Numerical values are printed with either a leading space or a minus sign, and with a trailing space. Thus, numerical values in a PRINT statement with semicolons as separators will have at least one space between values. Furthermore, numeric values will always produce a number of characters that is a multiple of three. Thus,

PRINT 12; 34; 56

will produce

12 34 56

While there is no string data type, quoted strings are allowed in PRINT statements. If a quoted string and a numeric value are separated by a semicolon in the PRINT statement, the semicolon may be omitted.

If the material on the printed line exceeds 75 characters, an end-of-line is automatically introduced. We sometimes say that the MARGIN is 75.

### Defined Functions

The user may define up to 26 new functions, giving them names from FNA to FNZ. Each such function is introduced by the DEF keyword. There must be exactly be one argument. The variable name used as an argument is distinct from the variable with the same name in the rest of the program. The function definition must be a single line with the following form:

DEF FNX(X) = <expression>

The expression should contain an X unless the function value does not depend upon an argument; the expression may contain other variables from the program.

DEF statement may appear anywhere in the program before the END statement.

### Example Programs

100 REM PLOT A NORMAL DISTRIBUTION CURVE

110

120 DEF FNN(X) = EXP(-(X^2/2))/SQR(2*3.14159265)

130

140 FOR X = -2 TO 2 STEP .1

150 LET Y = FNN(X)

160 LET Y = INT(100*Y)

170 FOR Z = 1 TO Y

180 PRINT " ";

190 NEXT Z

200 PRINT "*"

210 NEXT X

220 END

100 REM GUESSING GAME

110

120 PRINT "GUESS THE NUMBER BETWEEN 1 AND 100."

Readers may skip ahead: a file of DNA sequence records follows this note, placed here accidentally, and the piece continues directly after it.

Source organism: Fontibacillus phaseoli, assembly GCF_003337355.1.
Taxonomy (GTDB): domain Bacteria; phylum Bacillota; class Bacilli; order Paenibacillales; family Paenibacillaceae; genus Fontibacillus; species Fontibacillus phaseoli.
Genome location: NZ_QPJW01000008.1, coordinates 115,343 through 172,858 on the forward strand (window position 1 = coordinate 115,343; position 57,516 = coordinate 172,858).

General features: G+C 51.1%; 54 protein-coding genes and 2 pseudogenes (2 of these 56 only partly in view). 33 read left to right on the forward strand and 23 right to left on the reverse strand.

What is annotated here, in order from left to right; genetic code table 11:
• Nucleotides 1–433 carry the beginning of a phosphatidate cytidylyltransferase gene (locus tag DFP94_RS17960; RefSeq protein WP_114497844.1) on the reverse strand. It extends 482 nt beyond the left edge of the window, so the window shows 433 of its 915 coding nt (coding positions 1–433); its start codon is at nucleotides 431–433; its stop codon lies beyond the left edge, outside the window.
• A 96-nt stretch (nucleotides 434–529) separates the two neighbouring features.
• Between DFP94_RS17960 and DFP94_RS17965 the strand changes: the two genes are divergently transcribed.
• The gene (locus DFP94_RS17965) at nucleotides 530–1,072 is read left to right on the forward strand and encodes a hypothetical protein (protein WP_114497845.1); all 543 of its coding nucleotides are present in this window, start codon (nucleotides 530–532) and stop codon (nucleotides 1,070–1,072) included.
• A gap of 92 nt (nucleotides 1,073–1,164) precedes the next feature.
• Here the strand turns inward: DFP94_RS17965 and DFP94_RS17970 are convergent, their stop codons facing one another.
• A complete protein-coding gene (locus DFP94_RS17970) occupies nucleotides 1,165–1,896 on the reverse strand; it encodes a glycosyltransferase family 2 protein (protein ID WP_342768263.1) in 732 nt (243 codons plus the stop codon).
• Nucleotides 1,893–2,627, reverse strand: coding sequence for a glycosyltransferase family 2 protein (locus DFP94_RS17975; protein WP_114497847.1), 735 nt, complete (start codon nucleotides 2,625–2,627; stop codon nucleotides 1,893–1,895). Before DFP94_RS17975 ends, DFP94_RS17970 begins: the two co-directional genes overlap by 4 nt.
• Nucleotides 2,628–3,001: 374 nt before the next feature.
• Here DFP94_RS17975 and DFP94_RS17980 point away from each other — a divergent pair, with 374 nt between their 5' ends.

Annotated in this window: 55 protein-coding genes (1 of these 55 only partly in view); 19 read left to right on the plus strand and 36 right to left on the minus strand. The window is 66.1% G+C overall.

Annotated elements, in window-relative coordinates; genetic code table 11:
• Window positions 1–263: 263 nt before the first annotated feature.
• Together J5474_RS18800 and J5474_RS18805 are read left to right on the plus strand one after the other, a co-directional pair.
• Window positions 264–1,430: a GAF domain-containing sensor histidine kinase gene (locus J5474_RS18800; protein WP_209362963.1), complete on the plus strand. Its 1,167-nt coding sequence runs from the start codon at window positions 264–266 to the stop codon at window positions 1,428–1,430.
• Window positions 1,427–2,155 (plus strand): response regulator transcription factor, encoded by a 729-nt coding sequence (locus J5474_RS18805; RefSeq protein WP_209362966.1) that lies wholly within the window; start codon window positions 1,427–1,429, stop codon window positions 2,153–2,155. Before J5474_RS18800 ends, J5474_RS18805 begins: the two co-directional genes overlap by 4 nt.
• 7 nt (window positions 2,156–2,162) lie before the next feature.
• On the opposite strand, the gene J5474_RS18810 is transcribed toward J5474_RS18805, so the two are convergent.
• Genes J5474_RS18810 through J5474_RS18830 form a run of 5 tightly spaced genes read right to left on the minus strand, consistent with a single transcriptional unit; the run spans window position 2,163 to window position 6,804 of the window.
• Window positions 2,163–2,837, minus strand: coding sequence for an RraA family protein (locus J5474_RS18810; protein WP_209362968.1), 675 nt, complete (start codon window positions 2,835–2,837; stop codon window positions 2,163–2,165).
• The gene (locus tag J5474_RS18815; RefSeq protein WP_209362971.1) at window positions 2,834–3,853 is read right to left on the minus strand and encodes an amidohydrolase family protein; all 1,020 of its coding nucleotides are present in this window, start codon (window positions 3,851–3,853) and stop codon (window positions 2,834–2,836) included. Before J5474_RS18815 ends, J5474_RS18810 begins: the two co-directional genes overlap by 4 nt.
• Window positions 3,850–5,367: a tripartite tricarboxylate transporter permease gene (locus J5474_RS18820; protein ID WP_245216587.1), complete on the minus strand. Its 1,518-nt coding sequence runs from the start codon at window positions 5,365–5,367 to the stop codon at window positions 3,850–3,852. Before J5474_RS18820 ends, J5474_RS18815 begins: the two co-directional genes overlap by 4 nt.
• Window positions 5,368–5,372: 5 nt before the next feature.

130

140 LET X = INT(100*RND(0)+1)

150 LET N = 0

160 PRINT "YOUR GUESS";

170 INPUT G

180 LET N = N+1

190 IF G = X THEN 300

200 IF G < X THEN 250

210 PRINT "TOO LARGE, GUESS AGAIN"

220 GOTO 160

230

250 PRINT "TOO SMALL, GUESS AGAIN"

260 GOTO 160

270

300 PRINT "YOU GUESSED IT, IN"; N; "TRIES"

310 PRINT "ANOTHER GAME (YES = 1, NO = 0)";

320 INPUT A

330 IF A = 1 THEN 140

340 PRINT "THANKS FOR PLAYING"

350 END

### Commands

Although not part of BASIC, the commands of the operating system include the following:

HELLO Start a new session, enter your user number

NEW Start a new program

OLD Retrieve a program from storage

SAVE Save the current program to storage

REPLACE Save the current program to storage, overwriting older version

RENAME Rename the current program

CAT List the names of your saved programs (short for CATALOG)

LIST List the current program

RUN Run the current program

STOP Stop the current run of the program (in case an infinite loop)

UNSAVE Unsave the current program program

SYSTEM Name the system -- limited to either BASIC (default) or ALGOL

BYE End the session

GOODBYE Same as BYE

All commands may be abbreviated to the first three letters.

The NEW, OLD, and RENAME commands may be followed by a program name. If not, the operating system will ask you for the name of the program. The SYSTEM command may be followed by either BASIC or ALGOL. If not, the operating system will ask you for a system name. (Like the commands, the system names may be abbreviated to three letters.)

In addition, the SPEED command allows you to specify the teletype speed, for a more realistic simulation. Thus, SPEED 10 will slow things down to about 10 characters per second.

### Disclaimer

This brief manual describes the version of BASIC included in the emulation. The line spacing, and the response “READY”, as provided by the Datanet-30, may not be quite correct. DTSS also supports Algol.